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Two pieces on Dysfunctional Families and the work of Dr. Charles Whitfield

“Helpful, good books have been written over the last few decades about dysfunctional families and the wounding that is often carried from childhood into adulthood. Many have incorporated the belief that children in such families adopt particular roles which help them to manage and ease the pain.

Dysfunctional families are affected by mental illness, trauma from tragedy, or simply by being headed by individuals with very poor parenting skills. There is no pretty way around that statement and plenty of authors have courageously and professionally touched the subject, as a simple Internet or library search will show….”

 

View this article where it was originally published on PsychCentral

Lisa A. Miles c 2013

 

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“Charles L. Whitfield’s 1987 book Healing the Child Within is aimed at adult children of dysfunctional families. The ideas he presented synced up with the 12-step recovery movements for families afflicted by alcohol and addiction (Al-Anon, Nar-Anon). It made perfect sense that the pain of those with alcoholic parents was similar to that of individuals in families whose parents were dysfunctional even if not abusing substances….”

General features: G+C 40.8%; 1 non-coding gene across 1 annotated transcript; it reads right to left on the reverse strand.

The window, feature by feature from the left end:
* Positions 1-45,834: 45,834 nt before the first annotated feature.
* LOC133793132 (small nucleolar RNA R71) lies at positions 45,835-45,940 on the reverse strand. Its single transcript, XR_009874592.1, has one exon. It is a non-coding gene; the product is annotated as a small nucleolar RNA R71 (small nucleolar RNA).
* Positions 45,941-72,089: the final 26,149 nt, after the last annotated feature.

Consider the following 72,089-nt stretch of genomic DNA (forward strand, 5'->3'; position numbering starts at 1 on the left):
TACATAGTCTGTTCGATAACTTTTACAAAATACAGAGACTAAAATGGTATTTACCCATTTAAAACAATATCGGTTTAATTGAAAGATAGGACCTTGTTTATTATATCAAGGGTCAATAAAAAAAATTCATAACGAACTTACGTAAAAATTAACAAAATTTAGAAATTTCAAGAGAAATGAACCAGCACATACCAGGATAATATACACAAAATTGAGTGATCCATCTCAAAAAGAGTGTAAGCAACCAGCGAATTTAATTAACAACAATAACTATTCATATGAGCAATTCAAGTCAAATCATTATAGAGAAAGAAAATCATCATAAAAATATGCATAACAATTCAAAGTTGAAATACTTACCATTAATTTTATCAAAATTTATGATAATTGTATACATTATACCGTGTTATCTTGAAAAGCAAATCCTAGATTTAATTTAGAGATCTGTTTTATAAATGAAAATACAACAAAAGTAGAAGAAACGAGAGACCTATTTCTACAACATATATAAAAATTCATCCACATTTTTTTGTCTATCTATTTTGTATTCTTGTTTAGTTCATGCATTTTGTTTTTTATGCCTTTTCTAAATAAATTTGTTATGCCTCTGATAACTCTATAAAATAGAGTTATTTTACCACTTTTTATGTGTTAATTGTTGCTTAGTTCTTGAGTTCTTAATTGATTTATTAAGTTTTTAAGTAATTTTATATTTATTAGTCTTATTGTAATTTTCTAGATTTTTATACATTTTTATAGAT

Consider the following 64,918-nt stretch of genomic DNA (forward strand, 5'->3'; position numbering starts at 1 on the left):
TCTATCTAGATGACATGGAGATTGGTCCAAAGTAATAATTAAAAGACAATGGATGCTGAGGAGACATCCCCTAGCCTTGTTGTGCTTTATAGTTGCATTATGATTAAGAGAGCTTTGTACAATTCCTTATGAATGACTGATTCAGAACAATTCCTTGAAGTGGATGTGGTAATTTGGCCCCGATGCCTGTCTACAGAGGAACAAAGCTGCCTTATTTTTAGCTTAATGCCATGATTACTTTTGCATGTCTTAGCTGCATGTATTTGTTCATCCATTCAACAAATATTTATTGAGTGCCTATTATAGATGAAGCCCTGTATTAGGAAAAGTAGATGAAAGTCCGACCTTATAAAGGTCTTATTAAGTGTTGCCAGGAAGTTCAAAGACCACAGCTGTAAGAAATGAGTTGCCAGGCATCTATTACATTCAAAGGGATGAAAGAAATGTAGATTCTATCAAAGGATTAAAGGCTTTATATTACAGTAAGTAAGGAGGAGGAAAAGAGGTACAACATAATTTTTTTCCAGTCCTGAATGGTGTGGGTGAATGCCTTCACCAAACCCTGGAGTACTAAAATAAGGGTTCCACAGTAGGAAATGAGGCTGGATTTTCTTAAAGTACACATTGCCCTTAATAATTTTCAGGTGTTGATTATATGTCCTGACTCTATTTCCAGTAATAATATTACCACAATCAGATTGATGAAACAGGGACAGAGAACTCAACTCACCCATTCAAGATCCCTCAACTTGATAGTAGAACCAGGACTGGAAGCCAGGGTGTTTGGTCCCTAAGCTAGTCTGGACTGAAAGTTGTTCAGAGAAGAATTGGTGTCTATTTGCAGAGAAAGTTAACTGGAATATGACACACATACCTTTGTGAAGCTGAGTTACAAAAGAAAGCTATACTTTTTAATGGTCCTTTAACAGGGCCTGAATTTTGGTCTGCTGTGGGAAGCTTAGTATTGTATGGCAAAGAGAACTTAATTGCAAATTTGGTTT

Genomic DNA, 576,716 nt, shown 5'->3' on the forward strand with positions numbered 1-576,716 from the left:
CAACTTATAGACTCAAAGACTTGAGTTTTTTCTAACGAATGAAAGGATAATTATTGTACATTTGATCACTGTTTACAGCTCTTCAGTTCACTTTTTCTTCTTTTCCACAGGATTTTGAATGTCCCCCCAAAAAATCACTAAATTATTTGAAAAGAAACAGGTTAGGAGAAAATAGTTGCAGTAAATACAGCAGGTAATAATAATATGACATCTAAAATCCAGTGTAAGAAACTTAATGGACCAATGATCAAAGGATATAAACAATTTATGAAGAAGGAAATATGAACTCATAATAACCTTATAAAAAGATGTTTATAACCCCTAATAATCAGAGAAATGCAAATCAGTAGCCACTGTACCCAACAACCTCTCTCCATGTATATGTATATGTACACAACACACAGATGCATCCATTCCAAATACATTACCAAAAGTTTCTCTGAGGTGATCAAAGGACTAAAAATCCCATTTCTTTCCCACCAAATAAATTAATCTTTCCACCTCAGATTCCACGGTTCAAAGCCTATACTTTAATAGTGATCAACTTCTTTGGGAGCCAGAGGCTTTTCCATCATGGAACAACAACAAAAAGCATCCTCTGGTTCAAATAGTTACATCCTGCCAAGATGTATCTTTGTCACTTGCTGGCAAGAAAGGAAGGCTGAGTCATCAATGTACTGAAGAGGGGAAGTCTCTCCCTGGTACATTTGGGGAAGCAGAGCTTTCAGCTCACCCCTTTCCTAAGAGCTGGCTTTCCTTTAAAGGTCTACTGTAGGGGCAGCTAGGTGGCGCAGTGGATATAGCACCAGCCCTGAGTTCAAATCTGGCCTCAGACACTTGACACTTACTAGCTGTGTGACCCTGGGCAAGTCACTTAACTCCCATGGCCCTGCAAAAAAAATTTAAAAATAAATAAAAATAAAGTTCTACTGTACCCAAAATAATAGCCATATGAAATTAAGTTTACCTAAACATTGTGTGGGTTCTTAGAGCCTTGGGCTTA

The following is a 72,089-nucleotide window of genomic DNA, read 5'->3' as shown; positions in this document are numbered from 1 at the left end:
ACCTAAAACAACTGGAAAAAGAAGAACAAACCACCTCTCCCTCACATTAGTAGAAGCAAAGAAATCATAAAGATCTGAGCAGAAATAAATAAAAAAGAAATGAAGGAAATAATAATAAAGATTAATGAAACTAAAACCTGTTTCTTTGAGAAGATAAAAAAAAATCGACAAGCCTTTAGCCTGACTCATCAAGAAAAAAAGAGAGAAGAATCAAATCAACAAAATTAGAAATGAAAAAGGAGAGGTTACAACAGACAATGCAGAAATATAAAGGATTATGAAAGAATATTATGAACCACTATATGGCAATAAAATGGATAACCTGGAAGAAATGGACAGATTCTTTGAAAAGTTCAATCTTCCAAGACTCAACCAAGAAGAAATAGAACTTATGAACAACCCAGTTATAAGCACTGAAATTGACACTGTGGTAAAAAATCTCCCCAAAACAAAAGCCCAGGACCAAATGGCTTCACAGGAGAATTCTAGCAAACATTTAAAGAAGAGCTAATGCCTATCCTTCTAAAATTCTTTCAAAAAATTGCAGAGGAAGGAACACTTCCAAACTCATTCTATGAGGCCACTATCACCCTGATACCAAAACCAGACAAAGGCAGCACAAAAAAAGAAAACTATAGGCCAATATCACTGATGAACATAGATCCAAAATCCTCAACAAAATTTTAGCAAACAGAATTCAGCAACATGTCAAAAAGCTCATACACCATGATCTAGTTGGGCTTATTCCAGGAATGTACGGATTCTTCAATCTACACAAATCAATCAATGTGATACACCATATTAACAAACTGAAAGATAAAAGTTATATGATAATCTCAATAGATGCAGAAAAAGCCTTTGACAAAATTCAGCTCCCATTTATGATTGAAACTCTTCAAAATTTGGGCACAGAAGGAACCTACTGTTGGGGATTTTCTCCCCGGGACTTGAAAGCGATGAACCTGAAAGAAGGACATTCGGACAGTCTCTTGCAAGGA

View this article where it was originally published on PsychCentral

 

Lisa A. Miles c 2013

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Teaching Mental Health in Junior High

View this article where it was originally published on PsychCentral

 

“Some children might start identifying what they are going through at home with an ill parent; others could begin to formulate an entirely new way of being when it comes to the stress and tension they’ll meet with throughout life. Many lives could be potentially changed if young people from junior high on began to learn signs and symptoms….”

 

Lisa A. Miles c 2013

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Two Upcoming Speaking Engagements

I’m presenting for the 3rd time in 9 years at NAMI-PA’s statewide conference, Harrisburg, October 25-26.  

Title of presentation:  “Family Members as Treatment Team Coordinators.”